One Direction's dad.
So, ‘One Direction: This is Us’ is the band’s 2013 film.  It’s directed by Morgan Spurlock, best known for ‘Super Size Me’ (2004) which I haven’t seen, and ‘The Greatest Movie Ever Sold' (2011), which I really enjoyed.  On the basis of that, I had high hopes for ‘This is Us’.  It’s certainly engaging, a well-told story, and it keeps the attention (even in the extended fan cut).

It’s fun, it’s clean, it contains no surprises and no great drama.  The two most dramatic events in One Direction’s history - Zayn Malik’s surprise resignation, and their decision to go on semi-permanent ‘hiatus’, happened after this film had been made.  This is a movie about some nice boys for whom things get better and better.  It's boringly pleasant.  There’s a great story to be told about One Direction, but it won’t be told for another decade or two.  When the contracts are ended, and everyone can look back and be honest, then their happiness will seem more sincere.  They'll be allowed to be themselves.  I'm sure that's what they were doing here - but only within permissible confines, and edited in accordance with their management's wishes.  This is their image.

It’s a film with two ambitions, and I think it fulfils them both.  First, it’s intended to make money (which is also the primary purpose of One Direction).  Secondly, and more generously, I think this was an attempt to give something, some kind words, back to the fans.  There are numerous stories from the band about how the fans love them, how the fans care, and write to them, and about them, and how they wish they could talk to every fan individually to return that warmth and affection.  I think the film is an attempt to do just that.  It’s not the most personal medium, but on this occasion it succeeds to the extent that it can.  So, that’s nice.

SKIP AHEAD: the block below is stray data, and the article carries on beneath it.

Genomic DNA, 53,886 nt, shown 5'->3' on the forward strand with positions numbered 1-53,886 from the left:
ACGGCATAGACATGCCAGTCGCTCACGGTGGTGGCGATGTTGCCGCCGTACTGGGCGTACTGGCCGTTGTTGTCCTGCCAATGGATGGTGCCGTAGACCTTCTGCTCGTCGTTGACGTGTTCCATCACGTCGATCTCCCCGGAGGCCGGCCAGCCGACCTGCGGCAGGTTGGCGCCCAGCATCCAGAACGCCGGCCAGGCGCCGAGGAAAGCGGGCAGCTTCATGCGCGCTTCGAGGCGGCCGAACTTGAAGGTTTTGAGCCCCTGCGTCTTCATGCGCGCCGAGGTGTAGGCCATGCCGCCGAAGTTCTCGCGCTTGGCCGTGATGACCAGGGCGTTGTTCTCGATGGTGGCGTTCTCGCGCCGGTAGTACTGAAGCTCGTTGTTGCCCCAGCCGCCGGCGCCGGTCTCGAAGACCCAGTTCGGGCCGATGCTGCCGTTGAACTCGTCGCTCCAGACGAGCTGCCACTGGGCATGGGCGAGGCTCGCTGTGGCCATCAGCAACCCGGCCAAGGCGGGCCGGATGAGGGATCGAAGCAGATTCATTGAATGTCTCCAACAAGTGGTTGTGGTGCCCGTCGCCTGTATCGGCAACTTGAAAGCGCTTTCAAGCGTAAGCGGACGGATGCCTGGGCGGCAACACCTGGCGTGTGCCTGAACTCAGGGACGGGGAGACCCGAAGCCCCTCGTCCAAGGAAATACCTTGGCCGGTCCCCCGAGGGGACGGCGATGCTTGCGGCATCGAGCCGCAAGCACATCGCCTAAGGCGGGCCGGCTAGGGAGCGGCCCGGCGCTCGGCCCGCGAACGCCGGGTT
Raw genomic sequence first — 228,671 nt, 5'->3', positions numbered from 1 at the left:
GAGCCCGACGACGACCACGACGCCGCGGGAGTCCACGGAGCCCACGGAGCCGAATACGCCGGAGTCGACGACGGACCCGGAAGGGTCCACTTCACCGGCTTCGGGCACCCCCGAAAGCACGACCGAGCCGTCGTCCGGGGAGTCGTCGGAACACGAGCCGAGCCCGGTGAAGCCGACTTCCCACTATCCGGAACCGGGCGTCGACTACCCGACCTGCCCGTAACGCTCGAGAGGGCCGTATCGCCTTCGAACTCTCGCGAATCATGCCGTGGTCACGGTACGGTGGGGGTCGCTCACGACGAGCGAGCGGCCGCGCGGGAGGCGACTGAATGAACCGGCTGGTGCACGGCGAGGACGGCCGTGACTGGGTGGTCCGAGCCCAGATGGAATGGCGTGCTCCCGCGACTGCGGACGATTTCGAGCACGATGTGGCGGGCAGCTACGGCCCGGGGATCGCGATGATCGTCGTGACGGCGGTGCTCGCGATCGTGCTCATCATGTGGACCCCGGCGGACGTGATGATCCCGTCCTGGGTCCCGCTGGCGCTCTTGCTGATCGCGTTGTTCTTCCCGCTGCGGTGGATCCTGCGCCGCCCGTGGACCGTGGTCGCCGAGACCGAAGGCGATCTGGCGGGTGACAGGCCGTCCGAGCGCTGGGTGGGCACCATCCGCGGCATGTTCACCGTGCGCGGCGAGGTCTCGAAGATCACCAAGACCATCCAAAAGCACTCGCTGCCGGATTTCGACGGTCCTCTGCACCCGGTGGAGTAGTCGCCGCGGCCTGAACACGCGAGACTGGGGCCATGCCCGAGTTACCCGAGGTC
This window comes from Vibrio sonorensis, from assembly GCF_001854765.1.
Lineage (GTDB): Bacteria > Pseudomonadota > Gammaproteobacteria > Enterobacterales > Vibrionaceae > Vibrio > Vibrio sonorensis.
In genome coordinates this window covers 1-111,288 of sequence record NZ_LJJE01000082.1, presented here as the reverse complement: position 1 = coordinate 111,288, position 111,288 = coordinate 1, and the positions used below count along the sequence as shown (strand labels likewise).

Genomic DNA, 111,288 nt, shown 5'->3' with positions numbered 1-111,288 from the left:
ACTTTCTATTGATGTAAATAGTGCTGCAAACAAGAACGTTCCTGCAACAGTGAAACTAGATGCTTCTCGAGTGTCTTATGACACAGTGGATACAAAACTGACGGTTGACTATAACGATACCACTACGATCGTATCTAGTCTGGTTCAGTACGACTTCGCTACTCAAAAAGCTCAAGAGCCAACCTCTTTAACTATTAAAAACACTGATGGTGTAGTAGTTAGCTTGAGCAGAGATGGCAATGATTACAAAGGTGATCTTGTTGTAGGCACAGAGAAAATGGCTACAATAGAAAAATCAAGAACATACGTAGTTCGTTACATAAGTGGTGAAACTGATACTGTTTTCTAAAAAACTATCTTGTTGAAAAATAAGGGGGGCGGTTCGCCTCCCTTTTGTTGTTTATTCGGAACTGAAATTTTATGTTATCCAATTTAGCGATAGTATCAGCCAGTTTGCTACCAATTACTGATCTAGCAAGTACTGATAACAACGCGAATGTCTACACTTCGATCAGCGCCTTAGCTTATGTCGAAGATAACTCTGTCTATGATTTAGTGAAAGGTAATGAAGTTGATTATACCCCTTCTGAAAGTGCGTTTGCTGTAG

P.S. If you're following the asterisk to find out the actual worst biography I've read, that's probably 'Michael Faraday: Spiritual Dynamo', a charming and terrible work.  It tried to relate all of Faraday's discoveries to his Christian faith, but it didn't have any quotes from him to back this up, so it spent a lot of time saying certain things were probably or surely or maybe inspired by it - I suspect the author chose their title before they did any research, and then realised they were working on a bit of a false premise.  It also tried to attribute a lot of other people's inventions to him, on the basis that he was in the same city at the right time, and must have been involved.  It also tried to disguise lists of facts as crowd-scene conversations.  I don't have the book now, but it had an awful lot of 'I say, said a man outside Michael Faraday's House, I've heard Michael Faraday is inventing such and such a machine.  Gosh, said a woman, I additionally heard that these are some specifications of it.  If that's so, evinced a young paper-boy, then I'm sure it will have sold between four and five thousand examples within an eighteen month period'-style dialogue, which was at once risible and delightful.  'Zayn: A New Direction' was not a million miles from this style.

1 comment:

  1. I thought, "I've read that book, and I don't remember it being quite so terrible as all that." So I opened it at a random page and found this:

    "It's fantastic!" said John Pond, the Astronomer Royal, talking with a friend.
    "Mr. Faraday has been hugely successful in producing a seven-inch lens made at the Royal Institution furnace for an astronomical telescope. The lens transmits light without separating it into its various colours."
    "What have you seen through the new telescope, John?" asked his friend.
    "I have seen the Nebula of Orion, beautifully", he enthused. "It is one of the finest sights in the sky."
    "How far away is the Nebula of Orion?"
    "1,500 light years, a light year being the time it takes light to travel in the course of one year."
    "And how far does light travel in one year?"
    "About 5,850,000,000,000 miles!" said Mr. Pond.
    "I do hope Michael Faraday will continue his work on lenses because he is certainly bringing outer space a lot nearer!" said his friend, smiling.

    Maybe you have a point.